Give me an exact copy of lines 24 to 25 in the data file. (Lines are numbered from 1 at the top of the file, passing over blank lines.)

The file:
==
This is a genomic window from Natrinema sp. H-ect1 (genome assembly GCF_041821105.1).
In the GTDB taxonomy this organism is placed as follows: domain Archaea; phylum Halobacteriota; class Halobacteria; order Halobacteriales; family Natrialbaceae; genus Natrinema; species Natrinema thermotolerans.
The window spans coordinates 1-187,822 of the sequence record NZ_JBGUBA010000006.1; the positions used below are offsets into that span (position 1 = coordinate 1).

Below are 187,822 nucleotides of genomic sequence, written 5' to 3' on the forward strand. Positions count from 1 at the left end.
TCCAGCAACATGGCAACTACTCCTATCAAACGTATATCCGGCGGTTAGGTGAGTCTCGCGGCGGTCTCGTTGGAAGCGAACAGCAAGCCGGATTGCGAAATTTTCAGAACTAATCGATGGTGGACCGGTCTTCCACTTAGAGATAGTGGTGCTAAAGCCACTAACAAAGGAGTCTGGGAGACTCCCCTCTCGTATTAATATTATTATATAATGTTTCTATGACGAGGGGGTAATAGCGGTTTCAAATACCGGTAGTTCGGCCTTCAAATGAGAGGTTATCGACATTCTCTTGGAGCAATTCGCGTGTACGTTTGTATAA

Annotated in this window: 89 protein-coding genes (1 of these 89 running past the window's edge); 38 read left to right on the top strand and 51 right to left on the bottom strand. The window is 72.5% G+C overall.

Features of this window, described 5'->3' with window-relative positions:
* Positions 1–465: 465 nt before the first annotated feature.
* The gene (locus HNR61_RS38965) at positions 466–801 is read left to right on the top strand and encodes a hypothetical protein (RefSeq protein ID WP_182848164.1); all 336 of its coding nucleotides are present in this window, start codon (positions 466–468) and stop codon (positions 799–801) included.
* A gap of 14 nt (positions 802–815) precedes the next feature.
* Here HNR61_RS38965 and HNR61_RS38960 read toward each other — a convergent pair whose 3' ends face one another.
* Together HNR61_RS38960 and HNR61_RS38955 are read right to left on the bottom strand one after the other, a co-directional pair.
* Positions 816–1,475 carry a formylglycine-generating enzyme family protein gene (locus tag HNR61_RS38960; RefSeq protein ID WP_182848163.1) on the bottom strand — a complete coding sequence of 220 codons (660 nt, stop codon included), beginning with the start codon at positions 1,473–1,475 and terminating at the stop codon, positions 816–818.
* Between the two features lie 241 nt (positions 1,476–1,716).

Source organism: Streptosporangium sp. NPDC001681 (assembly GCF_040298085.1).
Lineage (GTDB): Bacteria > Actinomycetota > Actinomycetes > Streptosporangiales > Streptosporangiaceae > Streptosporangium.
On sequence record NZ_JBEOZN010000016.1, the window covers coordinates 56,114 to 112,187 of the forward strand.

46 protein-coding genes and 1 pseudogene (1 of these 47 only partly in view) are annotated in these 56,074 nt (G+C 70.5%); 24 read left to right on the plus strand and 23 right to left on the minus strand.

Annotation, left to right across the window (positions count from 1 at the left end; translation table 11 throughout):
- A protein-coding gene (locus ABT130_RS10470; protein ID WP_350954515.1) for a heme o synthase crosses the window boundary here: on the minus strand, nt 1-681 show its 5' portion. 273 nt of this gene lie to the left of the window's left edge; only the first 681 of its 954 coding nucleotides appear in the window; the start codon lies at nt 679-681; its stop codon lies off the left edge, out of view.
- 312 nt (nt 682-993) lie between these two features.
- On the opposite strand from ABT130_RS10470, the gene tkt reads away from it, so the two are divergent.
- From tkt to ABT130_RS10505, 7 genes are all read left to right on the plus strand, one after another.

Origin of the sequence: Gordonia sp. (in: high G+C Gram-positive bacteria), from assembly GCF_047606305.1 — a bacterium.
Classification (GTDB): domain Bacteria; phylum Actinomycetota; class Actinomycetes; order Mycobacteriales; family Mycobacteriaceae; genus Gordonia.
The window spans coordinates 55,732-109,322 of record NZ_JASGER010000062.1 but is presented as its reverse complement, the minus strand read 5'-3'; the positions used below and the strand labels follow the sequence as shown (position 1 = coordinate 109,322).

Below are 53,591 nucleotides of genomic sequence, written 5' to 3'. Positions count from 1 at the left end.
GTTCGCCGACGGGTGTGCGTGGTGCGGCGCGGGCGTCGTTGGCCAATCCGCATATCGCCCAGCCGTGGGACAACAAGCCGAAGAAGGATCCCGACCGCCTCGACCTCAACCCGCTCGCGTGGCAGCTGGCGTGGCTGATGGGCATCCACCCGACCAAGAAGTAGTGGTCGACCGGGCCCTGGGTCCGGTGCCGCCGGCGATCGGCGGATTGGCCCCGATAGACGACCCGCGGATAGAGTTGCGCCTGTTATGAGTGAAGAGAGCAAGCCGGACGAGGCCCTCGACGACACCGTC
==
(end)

Origin of the sequence: Gordonia sp. (in: high G+C Gram-positive bacteria), from assembly GCF_047606305.1 — a bacterium.
Classification (GTDB): domain Bacteria; phylum Actinomycetota; class Actinomycetes; order Mycobacteriales; family Mycobacteriaceae; genus Gordonia.